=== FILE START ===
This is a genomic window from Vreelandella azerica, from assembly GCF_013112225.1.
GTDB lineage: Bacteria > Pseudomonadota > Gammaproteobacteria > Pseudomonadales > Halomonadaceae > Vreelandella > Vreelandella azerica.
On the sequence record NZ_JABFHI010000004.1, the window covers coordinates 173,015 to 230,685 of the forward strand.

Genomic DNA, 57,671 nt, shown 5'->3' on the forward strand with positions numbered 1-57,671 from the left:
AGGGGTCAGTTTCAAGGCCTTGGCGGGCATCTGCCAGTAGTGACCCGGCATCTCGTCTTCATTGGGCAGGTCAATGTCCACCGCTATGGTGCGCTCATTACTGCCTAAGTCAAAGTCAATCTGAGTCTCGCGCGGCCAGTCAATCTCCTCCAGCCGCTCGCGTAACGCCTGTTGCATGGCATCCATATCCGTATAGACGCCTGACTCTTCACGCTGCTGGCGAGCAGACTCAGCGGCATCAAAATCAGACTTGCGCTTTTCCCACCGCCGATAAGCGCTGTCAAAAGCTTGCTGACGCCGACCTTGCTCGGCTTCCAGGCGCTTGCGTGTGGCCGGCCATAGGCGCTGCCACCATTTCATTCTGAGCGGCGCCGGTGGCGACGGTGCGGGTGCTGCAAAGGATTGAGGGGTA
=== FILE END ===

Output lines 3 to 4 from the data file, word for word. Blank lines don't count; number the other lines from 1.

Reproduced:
On the sequence record NZ_JABFHI010000004.1, the window covers coordinates 173,015 to 230,685 of the forward strand.

Genomic DNA, 57,671 nt, shown 5'->3' on the forward strand with positions numbered 1-57,671 from the left: